A tone for Texas Tech’s special teams was set five minutes into the season opener.
Ryan Bustin lined up a 43-yard field goal and banged it home, sending a signal that his spring-game struggle was nothing worry about. Then freshman linebacker Malik Jenkins dashed downfield on the ensuing kickoff and knocked an SMU return man off his feet inside the 20-yard line.
Through two games, Texas Tech’s special teams have looked sharp and organized.
“We’ve made that an emphasis since we got here, that our good players are going to play on special teams,” Tech coach Kliff Kingsbury said. “Starters play, and then we need to develop young guys that step in and take pride in that role, and I think our assistant coaches have done a really good job. It’s led by coach (Trey) Haverty, but all the assistants play a role making that important to our team.”
Bustin is 3 for 3 on field goals after missing three from inside 40 yards in the spring game. Kramer Fyfe’s touchback rate, less than 37 percent last year, is better than 70 percent this season. Freshman receiver Carlos Thompson sparked the return game last week, making a determined 35-yard return with a punt, then a 73-yard runback with a free kick.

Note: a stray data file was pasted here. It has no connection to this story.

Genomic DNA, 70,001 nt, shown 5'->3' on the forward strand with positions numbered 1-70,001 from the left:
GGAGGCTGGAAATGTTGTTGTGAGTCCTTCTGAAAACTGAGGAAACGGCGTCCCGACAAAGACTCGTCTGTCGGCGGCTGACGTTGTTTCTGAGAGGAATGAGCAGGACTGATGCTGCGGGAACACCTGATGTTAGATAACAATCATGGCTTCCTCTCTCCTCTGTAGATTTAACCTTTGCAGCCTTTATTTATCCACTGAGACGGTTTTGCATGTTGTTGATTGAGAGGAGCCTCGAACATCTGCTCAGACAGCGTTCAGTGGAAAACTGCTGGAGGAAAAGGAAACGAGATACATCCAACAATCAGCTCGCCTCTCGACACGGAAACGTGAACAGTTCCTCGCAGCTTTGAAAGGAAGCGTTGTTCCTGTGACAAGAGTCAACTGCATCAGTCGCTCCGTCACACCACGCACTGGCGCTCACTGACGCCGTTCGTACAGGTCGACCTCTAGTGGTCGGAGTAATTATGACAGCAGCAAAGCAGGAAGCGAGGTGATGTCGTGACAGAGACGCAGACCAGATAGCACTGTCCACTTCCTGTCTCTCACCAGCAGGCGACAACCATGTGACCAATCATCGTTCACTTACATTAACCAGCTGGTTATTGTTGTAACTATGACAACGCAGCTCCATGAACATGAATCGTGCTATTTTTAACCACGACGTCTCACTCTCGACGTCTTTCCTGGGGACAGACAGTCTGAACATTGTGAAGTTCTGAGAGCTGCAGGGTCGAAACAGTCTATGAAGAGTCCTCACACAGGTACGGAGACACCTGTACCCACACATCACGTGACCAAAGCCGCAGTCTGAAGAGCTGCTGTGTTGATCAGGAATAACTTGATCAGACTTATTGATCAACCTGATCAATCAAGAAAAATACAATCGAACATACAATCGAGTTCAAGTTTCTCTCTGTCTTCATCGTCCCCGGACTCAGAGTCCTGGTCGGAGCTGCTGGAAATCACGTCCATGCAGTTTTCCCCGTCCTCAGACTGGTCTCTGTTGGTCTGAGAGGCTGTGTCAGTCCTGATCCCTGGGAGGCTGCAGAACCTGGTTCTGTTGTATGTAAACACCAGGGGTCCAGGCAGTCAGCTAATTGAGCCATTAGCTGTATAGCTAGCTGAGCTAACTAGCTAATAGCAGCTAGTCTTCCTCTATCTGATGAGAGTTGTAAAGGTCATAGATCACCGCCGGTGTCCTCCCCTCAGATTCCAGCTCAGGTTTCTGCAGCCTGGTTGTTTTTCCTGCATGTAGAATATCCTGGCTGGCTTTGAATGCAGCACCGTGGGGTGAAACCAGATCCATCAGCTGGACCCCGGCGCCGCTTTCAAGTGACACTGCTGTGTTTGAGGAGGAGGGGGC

And coverage units have been sound.
None of which makes Haverty gloat.
“It’s all right,” Haverty said of the coverage aspect. “We haven’t had anything that’s hurt us big-time yet, but there’s things we have to get fixed, stuff we see on film that not everybody sees. There’s definitely a lot of room for improvement.”
He’s all right
Ryan Bustin triggered a mild panic among Texas Tech fans with his shaky spring game, but there was a reasonable explanation. Bustin suffered a pulled hamstring in his plant leg two weeks before spring practice and barely kicked in March and April.
Maybe he shouldn’t have been out there for the spring finale at all.
“I was trying to come back too fast, and I wasn’t ready for the spring game,” he said. “I tried to push myself. That’s all it was.”
Bustin said he was oblivious to whatever concern his spring-game showing might have raised.